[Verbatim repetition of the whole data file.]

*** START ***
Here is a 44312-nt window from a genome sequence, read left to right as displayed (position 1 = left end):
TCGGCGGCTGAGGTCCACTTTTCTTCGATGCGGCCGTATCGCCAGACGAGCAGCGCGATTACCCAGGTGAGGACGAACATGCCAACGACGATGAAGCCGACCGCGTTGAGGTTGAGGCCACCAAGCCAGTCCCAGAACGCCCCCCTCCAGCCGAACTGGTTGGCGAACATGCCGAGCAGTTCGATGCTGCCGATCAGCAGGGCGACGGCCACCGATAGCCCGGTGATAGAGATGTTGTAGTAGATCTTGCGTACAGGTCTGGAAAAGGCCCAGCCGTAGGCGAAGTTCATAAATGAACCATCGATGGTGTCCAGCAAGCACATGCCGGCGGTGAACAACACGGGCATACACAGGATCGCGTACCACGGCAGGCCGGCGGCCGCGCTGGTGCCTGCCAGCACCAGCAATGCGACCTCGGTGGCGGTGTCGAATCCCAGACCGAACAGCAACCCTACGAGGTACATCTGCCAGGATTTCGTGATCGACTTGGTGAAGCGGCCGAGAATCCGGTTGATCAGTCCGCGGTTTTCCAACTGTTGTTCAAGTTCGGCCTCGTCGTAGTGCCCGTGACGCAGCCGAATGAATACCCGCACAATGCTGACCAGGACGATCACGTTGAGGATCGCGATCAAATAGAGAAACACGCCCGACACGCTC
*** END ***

Here is a 44312-nt window from a genome sequence, read left to right as displayed (position 1 = left end):
TCGGCGGCTGAGGTCCACTTTTCTTCGATGCGGCCGTATCGCCAGACGAGCAGCGCGATTACCCAGGTGAGGACGAACATGCCAACGACGATGAAGCCGACCGCGTTGAGGTTGAGGCCACCAAGCCAGTCCCAGAACGCCCCCCTCCAGCCGAACTGGTTGGCGAACATGCCGAGCAGTTCGATGCTGCCGATCAGCAGGGCGACGGCCACCGATAGCCCGGTGATAGAGATGTTGTAGTAGATCTTGCGTACAGGTCTGGAAAAGGCCCAGCCGTAGGCGAAGTTCATAAATGAACCATCGATGGTGTCCAGCAAGCACATGCCGGCGGTGAACAACACGGGCATACACAGGATCGCGTACCACGGCAGGCCGGCGGCCGCGCTGGTGCCTGCCAGCACCAGCAATGCGACCTCGGTGGCGGTGTCGAATCCCAGACCGAACAGCAACCCTACGAGGTACATCTGCCAGGATTTCGTGATCGACTTGGTGAAGCGGCCGAGAATCCGGTTGATCAGTCCGCGGTTTTCCAACTGTTGTTCAAGTTCGGCCTCGTCGTAGTGCCCGTGACGCAGCCGAATGAATACCCGCACAATGCTGACCAGGACGATCACGTTGAGGATCGCGATCAAATAGAGAAACACGCCCGACACGCTC